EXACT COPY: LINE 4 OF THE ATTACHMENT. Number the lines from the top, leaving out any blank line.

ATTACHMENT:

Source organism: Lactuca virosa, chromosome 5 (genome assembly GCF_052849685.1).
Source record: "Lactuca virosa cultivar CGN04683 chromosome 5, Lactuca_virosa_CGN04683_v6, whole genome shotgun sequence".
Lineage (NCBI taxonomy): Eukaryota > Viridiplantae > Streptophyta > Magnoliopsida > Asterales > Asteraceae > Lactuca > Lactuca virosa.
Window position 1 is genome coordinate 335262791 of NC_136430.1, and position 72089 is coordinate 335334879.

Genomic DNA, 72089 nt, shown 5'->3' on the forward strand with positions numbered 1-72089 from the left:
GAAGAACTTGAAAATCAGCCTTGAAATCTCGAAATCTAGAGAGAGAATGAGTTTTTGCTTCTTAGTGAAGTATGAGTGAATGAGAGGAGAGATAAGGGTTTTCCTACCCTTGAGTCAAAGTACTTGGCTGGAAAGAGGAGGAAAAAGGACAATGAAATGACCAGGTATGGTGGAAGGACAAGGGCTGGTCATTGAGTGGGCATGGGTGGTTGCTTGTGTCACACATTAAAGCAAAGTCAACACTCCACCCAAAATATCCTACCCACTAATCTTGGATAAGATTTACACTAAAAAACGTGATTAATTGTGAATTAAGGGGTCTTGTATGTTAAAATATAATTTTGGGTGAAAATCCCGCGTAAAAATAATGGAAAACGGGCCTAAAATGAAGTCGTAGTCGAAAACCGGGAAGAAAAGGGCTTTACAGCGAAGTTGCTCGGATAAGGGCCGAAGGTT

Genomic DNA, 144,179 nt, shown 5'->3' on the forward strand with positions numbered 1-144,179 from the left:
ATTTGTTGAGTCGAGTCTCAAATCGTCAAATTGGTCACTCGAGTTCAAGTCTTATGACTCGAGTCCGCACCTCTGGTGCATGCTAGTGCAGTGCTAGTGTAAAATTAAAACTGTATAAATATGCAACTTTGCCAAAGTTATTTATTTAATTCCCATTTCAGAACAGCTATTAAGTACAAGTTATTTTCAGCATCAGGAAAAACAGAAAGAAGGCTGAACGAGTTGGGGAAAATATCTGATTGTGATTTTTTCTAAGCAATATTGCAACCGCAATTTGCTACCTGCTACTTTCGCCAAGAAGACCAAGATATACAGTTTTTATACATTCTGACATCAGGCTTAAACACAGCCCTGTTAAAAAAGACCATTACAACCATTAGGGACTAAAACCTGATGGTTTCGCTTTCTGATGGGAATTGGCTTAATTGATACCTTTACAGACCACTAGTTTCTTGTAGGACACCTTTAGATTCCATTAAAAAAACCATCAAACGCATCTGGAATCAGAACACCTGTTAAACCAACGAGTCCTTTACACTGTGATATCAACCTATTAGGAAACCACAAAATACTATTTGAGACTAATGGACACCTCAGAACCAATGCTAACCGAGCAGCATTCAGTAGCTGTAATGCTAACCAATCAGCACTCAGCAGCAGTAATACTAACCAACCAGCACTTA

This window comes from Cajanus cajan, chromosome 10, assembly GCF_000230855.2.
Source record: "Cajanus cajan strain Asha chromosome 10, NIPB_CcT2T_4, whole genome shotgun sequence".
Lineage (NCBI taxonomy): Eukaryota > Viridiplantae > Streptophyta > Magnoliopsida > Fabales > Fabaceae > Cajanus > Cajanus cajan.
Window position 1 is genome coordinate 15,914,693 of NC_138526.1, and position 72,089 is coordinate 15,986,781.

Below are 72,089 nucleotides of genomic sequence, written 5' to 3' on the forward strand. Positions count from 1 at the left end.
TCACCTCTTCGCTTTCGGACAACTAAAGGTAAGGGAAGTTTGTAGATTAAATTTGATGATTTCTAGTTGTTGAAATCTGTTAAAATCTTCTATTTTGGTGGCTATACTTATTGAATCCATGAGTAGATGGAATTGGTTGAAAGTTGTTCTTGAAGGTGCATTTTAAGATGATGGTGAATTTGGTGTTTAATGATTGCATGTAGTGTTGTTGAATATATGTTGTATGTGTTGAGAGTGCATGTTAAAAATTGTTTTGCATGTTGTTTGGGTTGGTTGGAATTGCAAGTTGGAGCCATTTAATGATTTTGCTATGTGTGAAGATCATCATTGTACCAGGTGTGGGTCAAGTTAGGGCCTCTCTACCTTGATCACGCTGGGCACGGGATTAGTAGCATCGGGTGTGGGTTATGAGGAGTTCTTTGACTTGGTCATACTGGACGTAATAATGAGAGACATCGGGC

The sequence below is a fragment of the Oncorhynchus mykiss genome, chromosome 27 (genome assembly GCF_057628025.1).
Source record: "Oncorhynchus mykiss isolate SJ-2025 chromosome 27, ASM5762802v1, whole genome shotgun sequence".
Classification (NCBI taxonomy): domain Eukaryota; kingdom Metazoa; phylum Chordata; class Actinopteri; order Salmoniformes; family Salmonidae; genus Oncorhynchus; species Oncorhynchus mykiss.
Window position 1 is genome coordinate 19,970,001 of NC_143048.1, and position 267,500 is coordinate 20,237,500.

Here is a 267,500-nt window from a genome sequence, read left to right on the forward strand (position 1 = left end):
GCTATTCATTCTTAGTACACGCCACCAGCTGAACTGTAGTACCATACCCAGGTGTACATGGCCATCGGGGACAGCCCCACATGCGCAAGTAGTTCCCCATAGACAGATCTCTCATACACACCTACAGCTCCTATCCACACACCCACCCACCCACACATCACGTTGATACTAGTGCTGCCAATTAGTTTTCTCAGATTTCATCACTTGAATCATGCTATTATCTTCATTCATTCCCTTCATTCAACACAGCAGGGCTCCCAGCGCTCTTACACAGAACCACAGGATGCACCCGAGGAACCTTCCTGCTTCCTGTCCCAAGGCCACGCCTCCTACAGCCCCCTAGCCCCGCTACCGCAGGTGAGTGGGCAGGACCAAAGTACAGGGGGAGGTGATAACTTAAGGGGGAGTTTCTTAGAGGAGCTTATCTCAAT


Window position 1 is genome coordinate 335262791 of NC_136430.1, and position 72089 is coordinate 335334879.